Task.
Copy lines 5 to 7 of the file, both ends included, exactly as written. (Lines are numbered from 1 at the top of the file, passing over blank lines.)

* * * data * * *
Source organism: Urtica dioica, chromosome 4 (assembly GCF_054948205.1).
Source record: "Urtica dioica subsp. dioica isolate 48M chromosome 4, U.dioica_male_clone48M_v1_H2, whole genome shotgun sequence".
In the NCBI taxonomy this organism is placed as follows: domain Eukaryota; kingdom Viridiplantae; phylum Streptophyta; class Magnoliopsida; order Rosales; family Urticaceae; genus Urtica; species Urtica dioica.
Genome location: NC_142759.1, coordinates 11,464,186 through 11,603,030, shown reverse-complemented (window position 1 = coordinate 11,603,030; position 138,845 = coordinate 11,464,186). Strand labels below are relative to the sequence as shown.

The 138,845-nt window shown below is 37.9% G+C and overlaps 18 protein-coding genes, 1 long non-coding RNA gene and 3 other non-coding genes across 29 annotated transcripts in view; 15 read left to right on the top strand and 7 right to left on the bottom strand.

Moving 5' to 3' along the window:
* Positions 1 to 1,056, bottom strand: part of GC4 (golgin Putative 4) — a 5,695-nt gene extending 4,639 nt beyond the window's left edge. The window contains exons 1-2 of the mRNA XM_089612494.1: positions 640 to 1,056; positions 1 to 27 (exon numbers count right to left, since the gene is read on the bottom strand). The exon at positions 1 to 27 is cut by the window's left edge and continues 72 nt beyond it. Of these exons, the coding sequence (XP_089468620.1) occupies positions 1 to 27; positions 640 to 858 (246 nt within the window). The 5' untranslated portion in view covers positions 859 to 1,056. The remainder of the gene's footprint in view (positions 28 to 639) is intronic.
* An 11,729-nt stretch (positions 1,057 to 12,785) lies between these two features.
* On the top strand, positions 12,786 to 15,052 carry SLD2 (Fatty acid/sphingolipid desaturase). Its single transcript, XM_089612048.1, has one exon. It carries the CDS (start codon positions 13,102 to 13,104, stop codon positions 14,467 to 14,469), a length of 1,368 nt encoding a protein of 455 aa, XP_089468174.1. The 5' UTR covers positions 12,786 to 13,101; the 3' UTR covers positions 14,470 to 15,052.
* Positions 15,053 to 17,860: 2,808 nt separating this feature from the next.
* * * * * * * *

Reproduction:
The 138,845-nt window shown below is 37.9% G+C and overlaps 18 protein-coding genes, 1 long non-coding RNA gene and 3 other non-coding genes across 29 annotated transcripts in view; 15 read left to right on the top strand and 7 right to left on the bottom strand.

Moving 5' to 3' along the window:
* Positions 1 to 1,056, bottom strand: part of GC4 (golgin Putative 4) — a 5,695-nt gene extending 4,639 nt beyond the window's left edge. The window contains exons 1-2 of the mRNA XM_089612494.1: positions 640 to 1,056; positions 1 to 27 (exon numbers count right to left, since the gene is read on the bottom strand). The exon at positions 1 to 27 is cut by the window's left edge and continues 72 nt beyond it. Of these exons, the coding sequence (XP_089468620.1) occupies positions 1 to 27; positions 640 to 858 (246 nt within the window). The 5' untranslated portion in view covers positions 859 to 1,056. The remainder of the gene's footprint in view (positions 28 to 639) is intronic.